Date Approved


Degree Type

Open Access Thesis

Degree Name

Master of Science (MS)

Department or School


Committee Member

David Kass, PhD, Chair

Committee Member

Michael Angell, PhD

Committee Member

Tamara Greco, PhD


Short interspersed DNA elements (SINEs) and long interspersed DNA elements (LINEs) represent two families of transposable elements (TEs) within mammalian genomes. About 45% of the human genome consists of TE derived sequences. SINEs do not encode protein, so they cannot be autonomously propagated and require additional cellular machinery, most likely LINE proteins (ORF1p and ORF2p), for their mobilization, which has been supported by a cell culture-based retrotransposition assay. SINEs are ancestrally derived from either the 7SL RNA gene or from various tRNA genes. Sequence data support the co-evolution of some tRNA-derived SINEs with LINEs. This study involved testing whether or not tRNAderived SINEs could mobilize in the absence of LINE ORF1p, as well as assessing a coevolution of both SINEs and LINEs using the retrotransposition assay. A series of SINE constructs containing Alu, B2, and B1 elements were created and analyzed. No evidence to support a co-evolution of SINEs and LINEs was found; however, it was discovered that tRNA-derived SINEs do not require ORF1p to mobilize. Interestingly, both tRNA and 7SL RNA-derived SINEs mobilize more effectively in the absence of ORF1p.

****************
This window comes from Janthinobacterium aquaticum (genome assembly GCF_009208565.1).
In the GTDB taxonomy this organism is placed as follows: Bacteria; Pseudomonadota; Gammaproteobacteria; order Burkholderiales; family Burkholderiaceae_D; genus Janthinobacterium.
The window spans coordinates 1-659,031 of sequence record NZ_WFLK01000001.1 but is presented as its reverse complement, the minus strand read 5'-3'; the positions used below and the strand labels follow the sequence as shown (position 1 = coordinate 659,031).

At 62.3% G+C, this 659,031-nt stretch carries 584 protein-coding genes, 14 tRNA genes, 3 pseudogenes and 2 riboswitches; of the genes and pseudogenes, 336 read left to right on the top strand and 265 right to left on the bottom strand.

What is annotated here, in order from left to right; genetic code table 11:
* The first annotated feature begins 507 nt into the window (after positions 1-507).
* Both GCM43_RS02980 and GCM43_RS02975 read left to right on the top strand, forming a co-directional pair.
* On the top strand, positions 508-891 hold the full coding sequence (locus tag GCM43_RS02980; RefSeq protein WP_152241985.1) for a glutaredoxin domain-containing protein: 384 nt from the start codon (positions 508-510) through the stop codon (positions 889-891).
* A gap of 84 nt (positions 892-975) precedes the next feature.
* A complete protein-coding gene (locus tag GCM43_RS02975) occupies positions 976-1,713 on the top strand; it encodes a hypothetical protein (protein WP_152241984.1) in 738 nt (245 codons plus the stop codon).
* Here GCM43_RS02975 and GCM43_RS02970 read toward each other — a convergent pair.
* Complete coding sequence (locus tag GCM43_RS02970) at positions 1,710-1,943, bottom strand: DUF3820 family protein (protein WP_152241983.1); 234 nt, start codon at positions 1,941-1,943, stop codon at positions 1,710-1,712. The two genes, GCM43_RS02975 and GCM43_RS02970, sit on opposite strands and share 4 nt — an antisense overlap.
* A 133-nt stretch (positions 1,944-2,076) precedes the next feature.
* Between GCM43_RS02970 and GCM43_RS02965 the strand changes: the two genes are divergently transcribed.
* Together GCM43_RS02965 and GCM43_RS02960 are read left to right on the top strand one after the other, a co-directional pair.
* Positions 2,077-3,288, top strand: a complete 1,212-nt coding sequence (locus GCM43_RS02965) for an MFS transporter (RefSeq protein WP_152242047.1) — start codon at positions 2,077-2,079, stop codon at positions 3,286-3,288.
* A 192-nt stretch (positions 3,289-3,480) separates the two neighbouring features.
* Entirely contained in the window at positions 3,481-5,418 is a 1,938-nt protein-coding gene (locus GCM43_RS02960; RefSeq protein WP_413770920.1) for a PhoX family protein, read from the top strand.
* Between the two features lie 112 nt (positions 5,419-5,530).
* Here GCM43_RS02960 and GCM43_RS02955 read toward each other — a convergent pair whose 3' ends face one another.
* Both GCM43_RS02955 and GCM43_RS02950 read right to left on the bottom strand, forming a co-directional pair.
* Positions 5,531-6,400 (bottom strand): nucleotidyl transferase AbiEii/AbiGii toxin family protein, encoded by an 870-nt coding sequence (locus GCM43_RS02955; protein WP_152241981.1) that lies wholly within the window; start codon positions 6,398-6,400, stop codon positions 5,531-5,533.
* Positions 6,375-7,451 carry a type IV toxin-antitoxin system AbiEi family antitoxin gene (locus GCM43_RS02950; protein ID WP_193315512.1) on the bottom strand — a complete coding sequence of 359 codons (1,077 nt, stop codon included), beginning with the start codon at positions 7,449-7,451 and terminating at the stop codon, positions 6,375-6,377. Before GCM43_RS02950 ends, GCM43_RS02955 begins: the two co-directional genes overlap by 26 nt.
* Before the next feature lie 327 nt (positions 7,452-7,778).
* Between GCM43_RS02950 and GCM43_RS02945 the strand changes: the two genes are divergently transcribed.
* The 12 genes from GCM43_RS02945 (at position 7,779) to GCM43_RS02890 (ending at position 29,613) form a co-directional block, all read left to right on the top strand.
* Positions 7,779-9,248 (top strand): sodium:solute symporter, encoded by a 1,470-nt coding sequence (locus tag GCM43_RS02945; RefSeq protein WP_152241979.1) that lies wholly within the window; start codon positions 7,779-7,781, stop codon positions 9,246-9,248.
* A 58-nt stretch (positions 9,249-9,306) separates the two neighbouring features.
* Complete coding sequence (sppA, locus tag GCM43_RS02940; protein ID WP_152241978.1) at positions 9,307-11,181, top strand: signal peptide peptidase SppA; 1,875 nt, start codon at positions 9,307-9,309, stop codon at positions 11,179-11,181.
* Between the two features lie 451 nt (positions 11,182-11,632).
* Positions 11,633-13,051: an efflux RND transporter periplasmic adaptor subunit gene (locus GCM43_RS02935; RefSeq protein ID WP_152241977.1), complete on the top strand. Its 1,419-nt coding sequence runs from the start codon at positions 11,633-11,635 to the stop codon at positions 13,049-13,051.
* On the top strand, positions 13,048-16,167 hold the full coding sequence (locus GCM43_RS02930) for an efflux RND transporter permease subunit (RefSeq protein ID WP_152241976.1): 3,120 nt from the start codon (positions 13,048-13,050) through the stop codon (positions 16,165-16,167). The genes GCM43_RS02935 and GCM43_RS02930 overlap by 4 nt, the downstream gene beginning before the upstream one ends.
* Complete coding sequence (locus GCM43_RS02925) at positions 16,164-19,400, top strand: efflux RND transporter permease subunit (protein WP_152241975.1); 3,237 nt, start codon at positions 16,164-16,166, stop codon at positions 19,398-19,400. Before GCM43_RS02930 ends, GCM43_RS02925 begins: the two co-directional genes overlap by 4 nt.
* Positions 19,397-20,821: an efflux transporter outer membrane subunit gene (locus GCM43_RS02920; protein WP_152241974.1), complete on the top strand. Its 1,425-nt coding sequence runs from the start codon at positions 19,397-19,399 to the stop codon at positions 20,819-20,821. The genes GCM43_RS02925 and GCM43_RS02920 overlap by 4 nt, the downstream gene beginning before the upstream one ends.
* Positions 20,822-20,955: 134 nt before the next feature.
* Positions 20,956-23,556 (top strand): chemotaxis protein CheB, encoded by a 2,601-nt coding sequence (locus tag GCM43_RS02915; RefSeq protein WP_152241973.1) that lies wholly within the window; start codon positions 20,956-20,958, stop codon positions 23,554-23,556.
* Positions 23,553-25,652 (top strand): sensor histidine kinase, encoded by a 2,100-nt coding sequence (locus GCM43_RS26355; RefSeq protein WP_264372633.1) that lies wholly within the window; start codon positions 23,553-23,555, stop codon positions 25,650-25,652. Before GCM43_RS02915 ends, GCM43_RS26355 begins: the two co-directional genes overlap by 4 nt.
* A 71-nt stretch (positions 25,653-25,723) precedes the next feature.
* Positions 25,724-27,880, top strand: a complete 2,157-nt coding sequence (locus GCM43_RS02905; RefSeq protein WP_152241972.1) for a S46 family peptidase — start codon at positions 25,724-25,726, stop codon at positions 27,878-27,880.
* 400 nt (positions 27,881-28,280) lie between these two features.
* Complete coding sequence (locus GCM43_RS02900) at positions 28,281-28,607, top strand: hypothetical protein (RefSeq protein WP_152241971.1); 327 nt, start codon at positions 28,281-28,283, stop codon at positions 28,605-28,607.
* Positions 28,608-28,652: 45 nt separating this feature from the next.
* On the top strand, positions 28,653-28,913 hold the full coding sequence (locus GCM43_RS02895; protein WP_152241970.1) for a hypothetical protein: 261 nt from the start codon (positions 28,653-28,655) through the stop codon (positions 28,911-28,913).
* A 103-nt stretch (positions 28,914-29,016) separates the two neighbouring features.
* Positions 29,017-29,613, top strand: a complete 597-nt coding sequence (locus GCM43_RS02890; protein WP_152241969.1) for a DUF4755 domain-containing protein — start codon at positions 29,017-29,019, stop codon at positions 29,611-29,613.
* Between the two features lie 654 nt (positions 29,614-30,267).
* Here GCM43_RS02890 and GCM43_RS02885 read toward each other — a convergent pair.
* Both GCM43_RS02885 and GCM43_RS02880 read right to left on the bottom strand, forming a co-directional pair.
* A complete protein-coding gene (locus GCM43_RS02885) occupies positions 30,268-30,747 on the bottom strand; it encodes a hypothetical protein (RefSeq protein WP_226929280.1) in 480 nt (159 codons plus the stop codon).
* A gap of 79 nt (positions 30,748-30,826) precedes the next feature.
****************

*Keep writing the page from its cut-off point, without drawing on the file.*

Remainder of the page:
Included in

Biology Commons